Reflections From A Hindu Perspective | Charity



There is a story of a famous poet Māgha in the 6th century who was carefree with his wealth and lived in poverty towards the end of his life. One day, a poor man came to his door asking for some money so that he could get his daughter married. Māgha saw that his sleeping wife was wearing two gold bangles. He quietly slipped off one of them from her wrist and donated it to the visitor. When his wife woke up, he hesitatingly told her why he had taken her bangle. His wife admonished him, “How can a father get his daughter married with just one gold bangle. Please take off my other gold bangle and give it to him!”

Hindu literature is filled with anecdotes of ordinary people performing extraordinary charitable acts without giving it much thought. This originates from the understanding of shared Divinity among all life forms resulting in a feeling of oneness, so that helping someone is like a person’s hand feeding his own mouth. For simple understanding of the process of charity, the Hindu scripture, Bhagawad Gita (17.20-22), states three categories of giving: 1) A gift that is given without any expectation of benefit or reward is greatly beneficial to both the giver and recipient. (2) A gift that is given with the expectation of some advantage is of lower value. (3) A gift that is given at the wrong place and at the wrong time, causing embarrassment to the recipient, is harmful to both the giver and recipient.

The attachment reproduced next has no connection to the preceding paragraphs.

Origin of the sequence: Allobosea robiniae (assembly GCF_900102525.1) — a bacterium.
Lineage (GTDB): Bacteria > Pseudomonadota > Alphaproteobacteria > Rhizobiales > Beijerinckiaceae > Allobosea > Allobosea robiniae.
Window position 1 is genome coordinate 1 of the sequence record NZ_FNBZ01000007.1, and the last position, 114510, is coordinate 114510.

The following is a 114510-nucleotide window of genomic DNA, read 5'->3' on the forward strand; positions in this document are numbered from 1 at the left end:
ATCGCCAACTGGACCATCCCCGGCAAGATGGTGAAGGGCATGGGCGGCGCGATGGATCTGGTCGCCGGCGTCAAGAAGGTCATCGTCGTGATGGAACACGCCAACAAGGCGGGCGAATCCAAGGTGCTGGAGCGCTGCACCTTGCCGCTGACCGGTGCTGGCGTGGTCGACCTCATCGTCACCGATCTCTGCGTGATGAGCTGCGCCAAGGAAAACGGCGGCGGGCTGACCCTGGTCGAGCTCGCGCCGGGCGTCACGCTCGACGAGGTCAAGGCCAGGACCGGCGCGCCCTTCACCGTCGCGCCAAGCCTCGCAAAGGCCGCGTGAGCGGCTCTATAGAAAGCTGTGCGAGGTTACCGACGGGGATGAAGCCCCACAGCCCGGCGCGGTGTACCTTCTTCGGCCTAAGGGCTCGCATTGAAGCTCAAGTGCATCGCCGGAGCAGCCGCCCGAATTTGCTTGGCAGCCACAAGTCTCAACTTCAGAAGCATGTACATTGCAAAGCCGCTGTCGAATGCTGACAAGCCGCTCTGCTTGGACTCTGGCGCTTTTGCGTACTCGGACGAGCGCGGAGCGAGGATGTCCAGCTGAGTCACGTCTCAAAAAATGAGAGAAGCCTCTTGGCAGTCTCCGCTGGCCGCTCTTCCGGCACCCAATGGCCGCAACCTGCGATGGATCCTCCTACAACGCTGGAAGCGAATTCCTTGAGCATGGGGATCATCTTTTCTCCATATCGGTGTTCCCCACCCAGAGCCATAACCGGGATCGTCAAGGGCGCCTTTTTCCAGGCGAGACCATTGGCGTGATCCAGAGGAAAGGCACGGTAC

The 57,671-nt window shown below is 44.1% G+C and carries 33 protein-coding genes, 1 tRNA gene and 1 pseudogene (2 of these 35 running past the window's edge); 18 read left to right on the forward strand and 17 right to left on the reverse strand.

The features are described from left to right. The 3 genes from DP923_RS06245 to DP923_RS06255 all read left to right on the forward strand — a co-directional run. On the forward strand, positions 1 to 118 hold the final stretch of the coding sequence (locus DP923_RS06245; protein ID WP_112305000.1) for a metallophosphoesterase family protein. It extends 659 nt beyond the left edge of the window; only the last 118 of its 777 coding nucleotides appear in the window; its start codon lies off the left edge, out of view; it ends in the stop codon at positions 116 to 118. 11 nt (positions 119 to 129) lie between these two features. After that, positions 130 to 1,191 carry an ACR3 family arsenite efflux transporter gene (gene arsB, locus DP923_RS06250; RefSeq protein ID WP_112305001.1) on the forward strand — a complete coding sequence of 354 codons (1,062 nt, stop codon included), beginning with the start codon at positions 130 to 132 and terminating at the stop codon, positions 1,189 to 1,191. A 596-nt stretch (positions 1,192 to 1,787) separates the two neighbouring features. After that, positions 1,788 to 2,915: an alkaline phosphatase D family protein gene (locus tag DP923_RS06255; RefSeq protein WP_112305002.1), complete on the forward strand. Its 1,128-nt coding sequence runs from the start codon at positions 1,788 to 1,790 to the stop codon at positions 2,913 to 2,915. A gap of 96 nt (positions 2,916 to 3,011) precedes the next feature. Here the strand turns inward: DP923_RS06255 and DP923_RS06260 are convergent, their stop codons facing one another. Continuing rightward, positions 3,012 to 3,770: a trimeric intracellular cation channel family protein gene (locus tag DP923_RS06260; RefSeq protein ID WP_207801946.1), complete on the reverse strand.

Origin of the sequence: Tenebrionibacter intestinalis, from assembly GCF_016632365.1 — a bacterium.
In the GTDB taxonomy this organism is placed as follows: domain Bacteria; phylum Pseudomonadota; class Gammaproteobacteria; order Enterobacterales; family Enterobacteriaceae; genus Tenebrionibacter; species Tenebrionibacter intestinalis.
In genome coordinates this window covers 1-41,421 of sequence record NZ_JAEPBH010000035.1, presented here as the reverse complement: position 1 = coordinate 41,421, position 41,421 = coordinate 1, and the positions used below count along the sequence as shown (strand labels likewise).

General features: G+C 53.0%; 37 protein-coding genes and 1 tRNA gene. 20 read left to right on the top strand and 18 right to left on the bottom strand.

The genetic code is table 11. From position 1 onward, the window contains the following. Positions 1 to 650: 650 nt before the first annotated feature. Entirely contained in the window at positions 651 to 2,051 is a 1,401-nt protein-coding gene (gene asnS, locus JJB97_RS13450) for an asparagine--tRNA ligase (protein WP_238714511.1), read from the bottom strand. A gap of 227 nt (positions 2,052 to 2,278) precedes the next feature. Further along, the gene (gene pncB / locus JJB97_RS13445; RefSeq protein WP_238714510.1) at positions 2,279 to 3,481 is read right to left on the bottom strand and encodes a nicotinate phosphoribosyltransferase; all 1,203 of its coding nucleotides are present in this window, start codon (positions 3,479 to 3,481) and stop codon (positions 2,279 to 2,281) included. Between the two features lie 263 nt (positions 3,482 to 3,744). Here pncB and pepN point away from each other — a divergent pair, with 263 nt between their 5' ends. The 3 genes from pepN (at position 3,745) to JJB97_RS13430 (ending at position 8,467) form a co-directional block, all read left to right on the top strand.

Charity essentially is a gift of useful time and resources. Nowadays, it is easier for many people to give under category 2, with the most common expectation being name recognition and advertisement of their economic success. Although we should all strive for category 1, my personal opinion is that display of wealth is not always bad depending on how you do it. I have been a beneficiary of “display of wealth.” I have received treatment at a hospital which carried the name of the famous Tata family in Mumbai. I used a library which was named after a benefactor who bestowed a large sum to the charitable trust. I have played in a park constructed on a piece of land donated and named after an industrialist. Donating a large sum of money to a charitable cause indicates that you are wealthy. Of course, I do understand that the above gifts to the public by the generous benefactors were for the betterment of the masses, not just display of wealth. But is it not a great way to let everybody know that you have made it by donating to worthy causes? My suggestion to people who want to display their wealth is to donate more. A name on a plaque on a wall of a charitable organization or emblazoned on a hospital or school lasts longer than a latest model expensive car. Further, more people can see it. This display is more magnificent than a rare timepiece or jewelry. A hot meal consumed by a hungry person is nutritious regardless of the intention of the donor. Educational material donated to an underserved area organization gives the same quality of knowledge and career boost to children regardless of the selfish reasons of the donor.

Sense of charity is like a skill. For some it comes naturally. For others, there is a steep learning curve. Small steps till we are comfortable, then one fine day we soar. Initially, perform charitable acts for prestige, self-aggrandization or display of wealth. When you experience the joy of alleviating the misery of a fellow life form, slowly it transforms you. The hubris of self-importance starts getting washed away by the realization of oneness of giver and receiver, and ultimately oneness of the creation.

“Giving without expectation” is the epitome of perfection which we should all try to achieve. But just because a rooster cannot fly as majestically like an eagle, it does not stop trying. Some fortunate beings are born eagles, but for many of us, doing small acts of charity will be the building blocks which one day will result in our metamorphosis into a truly selfless charitable being.

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